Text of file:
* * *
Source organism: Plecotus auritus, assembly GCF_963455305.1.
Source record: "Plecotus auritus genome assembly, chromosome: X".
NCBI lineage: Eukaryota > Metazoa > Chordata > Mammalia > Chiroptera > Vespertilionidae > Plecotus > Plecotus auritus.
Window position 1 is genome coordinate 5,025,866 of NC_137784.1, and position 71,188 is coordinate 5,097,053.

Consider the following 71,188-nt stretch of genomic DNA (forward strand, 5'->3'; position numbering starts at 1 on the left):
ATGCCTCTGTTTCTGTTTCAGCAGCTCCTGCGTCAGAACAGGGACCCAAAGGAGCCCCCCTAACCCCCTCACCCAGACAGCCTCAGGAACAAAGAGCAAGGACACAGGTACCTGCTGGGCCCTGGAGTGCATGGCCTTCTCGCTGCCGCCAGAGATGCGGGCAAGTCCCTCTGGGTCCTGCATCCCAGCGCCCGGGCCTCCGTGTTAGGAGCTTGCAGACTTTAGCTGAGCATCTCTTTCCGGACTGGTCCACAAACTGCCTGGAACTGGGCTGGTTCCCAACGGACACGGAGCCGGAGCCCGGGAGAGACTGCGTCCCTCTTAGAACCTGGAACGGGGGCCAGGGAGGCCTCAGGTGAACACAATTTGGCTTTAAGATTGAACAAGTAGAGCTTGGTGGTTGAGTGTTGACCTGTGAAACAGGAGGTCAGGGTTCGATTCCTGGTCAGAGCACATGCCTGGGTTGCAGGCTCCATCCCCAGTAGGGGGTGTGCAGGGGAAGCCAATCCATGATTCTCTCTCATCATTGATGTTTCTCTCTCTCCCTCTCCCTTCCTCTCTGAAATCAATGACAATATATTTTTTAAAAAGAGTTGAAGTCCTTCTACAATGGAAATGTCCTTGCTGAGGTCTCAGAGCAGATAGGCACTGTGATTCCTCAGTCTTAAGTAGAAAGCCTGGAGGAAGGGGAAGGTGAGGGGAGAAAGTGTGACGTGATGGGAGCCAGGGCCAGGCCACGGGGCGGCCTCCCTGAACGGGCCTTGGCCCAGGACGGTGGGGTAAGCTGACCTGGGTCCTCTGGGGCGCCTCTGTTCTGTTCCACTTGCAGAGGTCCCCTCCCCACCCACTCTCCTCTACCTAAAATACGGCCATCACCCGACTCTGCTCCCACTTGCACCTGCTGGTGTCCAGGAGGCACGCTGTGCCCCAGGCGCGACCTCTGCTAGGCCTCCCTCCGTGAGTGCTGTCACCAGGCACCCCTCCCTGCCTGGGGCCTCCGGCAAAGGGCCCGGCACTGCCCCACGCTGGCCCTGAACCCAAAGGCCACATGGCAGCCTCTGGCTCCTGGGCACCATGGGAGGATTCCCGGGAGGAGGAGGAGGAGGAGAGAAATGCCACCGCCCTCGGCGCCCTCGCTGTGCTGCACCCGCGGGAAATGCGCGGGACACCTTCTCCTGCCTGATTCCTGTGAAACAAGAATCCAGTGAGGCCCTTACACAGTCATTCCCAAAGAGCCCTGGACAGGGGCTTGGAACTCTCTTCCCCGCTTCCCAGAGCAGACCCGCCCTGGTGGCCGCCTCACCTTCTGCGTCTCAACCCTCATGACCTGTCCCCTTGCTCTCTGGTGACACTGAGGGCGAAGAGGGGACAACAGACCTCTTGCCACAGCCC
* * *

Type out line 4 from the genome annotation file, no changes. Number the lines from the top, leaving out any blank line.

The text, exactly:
Window position 1 is genome coordinate 5,025,866 of NC_137784.1, and position 71,188 is coordinate 5,097,053.